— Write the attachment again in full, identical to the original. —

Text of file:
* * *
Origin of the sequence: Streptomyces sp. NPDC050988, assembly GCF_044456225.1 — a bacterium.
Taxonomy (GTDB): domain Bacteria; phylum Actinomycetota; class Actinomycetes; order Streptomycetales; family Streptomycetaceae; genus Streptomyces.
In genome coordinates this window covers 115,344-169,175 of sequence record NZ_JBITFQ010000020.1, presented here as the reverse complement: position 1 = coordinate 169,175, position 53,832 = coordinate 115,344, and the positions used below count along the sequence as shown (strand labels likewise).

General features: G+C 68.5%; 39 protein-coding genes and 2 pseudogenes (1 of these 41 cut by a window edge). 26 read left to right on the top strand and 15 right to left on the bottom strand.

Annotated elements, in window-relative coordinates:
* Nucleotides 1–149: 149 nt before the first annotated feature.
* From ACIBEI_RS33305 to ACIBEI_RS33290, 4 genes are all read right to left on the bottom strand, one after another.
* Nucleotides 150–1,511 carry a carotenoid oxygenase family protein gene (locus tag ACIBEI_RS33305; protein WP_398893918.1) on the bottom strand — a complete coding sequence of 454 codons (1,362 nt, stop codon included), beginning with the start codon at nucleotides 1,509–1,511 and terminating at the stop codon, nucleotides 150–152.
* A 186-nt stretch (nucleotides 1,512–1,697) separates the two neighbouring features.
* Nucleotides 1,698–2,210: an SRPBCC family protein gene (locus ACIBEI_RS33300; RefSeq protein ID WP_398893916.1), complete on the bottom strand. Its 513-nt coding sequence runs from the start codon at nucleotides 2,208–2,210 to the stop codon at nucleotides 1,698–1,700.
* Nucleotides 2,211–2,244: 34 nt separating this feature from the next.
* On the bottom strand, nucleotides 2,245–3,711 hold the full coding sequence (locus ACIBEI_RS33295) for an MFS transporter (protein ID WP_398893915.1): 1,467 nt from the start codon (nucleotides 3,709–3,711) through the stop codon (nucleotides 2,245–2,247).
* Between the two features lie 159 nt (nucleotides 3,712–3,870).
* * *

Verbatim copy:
Origin of the sequence: Streptomyces sp. NPDC050988, assembly GCF_044456225.1 — a bacterium.
Taxonomy (GTDB): domain Bacteria; phylum Actinomycetota; class Actinomycetes; order Streptomycetales; family Streptomycetaceae; genus Streptomyces.
In genome coordinates this window covers 115,344-169,175 of sequence record NZ_JBITFQ010000020.1, presented here as the reverse complement: position 1 = coordinate 169,175, position 53,832 = coordinate 115,344, and the positions used below count along the sequence as shown (strand labels likewise).

General features: G+C 68.5%; 39 protein-coding genes and 2 pseudogenes (1 of these 41 cut by a window edge). 26 read left to right on the top strand and 15 right to left on the bottom strand.

Annotated elements, in window-relative coordinates:
* Nucleotides 1–149: 149 nt before the first annotated feature.
* From ACIBEI_RS33305 to ACIBEI_RS33290, 4 genes are all read right to left on the bottom strand, one after another.
* Nucleotides 150–1,511 carry a carotenoid oxygenase family protein gene (locus tag ACIBEI_RS33305; protein WP_398893918.1) on the bottom strand — a complete coding sequence of 454 codons (1,362 nt, stop codon included), beginning with the start codon at nucleotides 1,509–1,511 and terminating at the stop codon, nucleotides 150–152.
* A 186-nt stretch (nucleotides 1,512–1,697) separates the two neighbouring features.
* Nucleotides 1,698–2,210: an SRPBCC family protein gene (locus ACIBEI_RS33300; RefSeq protein ID WP_398893916.1), complete on the bottom strand. Its 513-nt coding sequence runs from the start codon at nucleotides 2,208–2,210 to the stop codon at nucleotides 1,698–1,700.
* Nucleotides 2,211–2,244: 34 nt separating this feature from the next.
* On the bottom strand, nucleotides 2,245–3,711 hold the full coding sequence (locus ACIBEI_RS33295) for an MFS transporter (protein ID WP_398893915.1): 1,467 nt from the start codon (nucleotides 3,709–3,711) through the stop codon (nucleotides 2,245–2,247).
* Between the two features lie 159 nt (nucleotides 3,712–3,870).